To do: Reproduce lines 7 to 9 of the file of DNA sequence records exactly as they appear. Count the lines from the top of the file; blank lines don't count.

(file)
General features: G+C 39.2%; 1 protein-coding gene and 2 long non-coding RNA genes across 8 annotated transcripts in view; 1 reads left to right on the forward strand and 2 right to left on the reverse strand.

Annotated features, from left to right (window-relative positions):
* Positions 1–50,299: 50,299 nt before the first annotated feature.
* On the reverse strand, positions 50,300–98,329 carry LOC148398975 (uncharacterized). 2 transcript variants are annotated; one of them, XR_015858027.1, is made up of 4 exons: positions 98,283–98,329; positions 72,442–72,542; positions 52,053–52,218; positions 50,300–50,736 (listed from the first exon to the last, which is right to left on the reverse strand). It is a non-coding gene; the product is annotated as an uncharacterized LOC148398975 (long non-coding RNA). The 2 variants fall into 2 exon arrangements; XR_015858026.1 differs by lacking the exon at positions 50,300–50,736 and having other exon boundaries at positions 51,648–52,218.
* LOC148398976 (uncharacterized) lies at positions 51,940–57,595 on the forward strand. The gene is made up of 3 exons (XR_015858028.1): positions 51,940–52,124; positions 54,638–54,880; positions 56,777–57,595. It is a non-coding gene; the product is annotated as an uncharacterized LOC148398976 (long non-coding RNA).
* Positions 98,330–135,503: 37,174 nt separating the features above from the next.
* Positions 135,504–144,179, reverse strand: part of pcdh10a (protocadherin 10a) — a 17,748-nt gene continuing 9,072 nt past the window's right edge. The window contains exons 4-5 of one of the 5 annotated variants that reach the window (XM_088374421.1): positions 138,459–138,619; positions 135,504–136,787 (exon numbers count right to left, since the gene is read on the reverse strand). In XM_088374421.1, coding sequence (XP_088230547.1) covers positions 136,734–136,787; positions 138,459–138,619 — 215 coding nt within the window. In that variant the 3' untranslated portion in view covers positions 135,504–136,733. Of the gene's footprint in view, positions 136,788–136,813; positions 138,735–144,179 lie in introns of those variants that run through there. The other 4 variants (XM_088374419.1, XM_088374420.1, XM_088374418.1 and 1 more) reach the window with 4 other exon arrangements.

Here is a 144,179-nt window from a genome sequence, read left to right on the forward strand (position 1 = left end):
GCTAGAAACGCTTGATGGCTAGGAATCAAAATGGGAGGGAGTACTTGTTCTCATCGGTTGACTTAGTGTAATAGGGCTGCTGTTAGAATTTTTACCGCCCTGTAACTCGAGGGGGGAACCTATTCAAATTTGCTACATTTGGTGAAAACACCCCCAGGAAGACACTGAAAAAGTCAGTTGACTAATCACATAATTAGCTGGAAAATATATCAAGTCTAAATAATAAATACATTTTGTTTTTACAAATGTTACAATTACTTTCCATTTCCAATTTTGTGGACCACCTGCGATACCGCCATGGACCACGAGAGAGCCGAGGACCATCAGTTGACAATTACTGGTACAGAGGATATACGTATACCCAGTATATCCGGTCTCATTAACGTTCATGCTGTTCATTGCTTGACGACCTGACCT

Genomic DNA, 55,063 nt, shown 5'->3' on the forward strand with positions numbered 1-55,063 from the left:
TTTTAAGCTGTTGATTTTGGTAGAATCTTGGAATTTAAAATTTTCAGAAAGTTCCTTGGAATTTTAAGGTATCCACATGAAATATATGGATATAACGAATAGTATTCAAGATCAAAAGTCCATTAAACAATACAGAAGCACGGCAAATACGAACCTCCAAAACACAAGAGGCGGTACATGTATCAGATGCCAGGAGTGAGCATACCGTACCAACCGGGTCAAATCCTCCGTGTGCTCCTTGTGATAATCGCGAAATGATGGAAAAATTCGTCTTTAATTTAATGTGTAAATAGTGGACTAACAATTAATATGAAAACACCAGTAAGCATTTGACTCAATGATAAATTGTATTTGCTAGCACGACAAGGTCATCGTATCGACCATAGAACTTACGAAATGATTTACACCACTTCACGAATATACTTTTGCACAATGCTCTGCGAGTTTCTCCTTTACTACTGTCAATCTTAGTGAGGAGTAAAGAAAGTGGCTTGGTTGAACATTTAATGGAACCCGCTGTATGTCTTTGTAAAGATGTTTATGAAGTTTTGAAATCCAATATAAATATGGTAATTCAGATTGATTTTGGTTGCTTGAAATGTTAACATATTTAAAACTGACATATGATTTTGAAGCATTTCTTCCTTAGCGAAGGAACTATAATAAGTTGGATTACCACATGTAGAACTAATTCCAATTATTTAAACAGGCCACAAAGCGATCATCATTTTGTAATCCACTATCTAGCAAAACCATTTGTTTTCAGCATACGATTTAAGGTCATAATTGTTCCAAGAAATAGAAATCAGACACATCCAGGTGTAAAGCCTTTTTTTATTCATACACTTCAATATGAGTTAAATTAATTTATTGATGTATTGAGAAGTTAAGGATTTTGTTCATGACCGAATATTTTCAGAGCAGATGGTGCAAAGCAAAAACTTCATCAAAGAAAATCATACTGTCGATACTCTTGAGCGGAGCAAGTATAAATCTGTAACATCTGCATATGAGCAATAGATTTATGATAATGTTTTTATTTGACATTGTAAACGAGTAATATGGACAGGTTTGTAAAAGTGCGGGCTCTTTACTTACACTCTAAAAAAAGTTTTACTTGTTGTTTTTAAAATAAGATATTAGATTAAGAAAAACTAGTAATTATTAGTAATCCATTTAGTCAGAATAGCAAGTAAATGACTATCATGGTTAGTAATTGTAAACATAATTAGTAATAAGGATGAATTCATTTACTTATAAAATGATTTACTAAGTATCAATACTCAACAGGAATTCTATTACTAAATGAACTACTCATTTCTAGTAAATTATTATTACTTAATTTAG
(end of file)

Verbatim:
* Positions 135,504–144,179, reverse strand: part of pcdh10a (protocadherin 10a) — a 17,748-nt gene continuing 9,072 nt past the window's right edge. The window contains exons 4-5 of one of the 5 annotated variants that reach the window (XM_088374421.1): positions 138,459–138,619; positions 135,504–136,787 (exon numbers count right to left, since the gene is read on the reverse strand). In XM_088374421.1, coding sequence (XP_088230547.1) covers positions 136,734–136,787; positions 138,459–138,619 — 215 coding nt within the window. In that variant the 3' untranslated portion in view covers positions 135,504–136,733. Of the gene's footprint in view, positions 136,788–136,813; positions 138,735–144,179 lie in introns of those variants that run through there. The other 4 variants (XM_088374419.1, XM_088374420.1, XM_088374418.1 and 1 more) reach the window with 4 other exon arrangements.

Here is a 144,179-nt window from a genome sequence, read left to right on the forward strand (position 1 = left end):
GCTAGAAACGCTTGATGGCTAGGAATCAAAATGGGAGGGAGTACTTGTTCTCATCGGTTGACTTAGTGTAATAGGGCTGCTGTTAGAATTTTTACCGCCCTGTAACTCGAGGGGGGAACCTATTCAAATTTGCTACATTTGGTGAAAACACCCCCAGGAAGACACTGAAAAAGTCAGTTGACTAATCACATAATTAGCTGGAAAATATATCAAGTCTAAATAATAAATACATTTTGTTTTTACAAATGTTACAATTACTTTCCATTTCCAATTTTGTGGACCACCTGCGATACCGCCATGGACCACGAGAGAGCCGAGGACCATCAGTTGACAATTACTGGTACAGAGGATATACGTATACCCAGTATATCCGGTCTCATTAACGTTCATGCTGTTCATTGCTTGACGACCTGACCT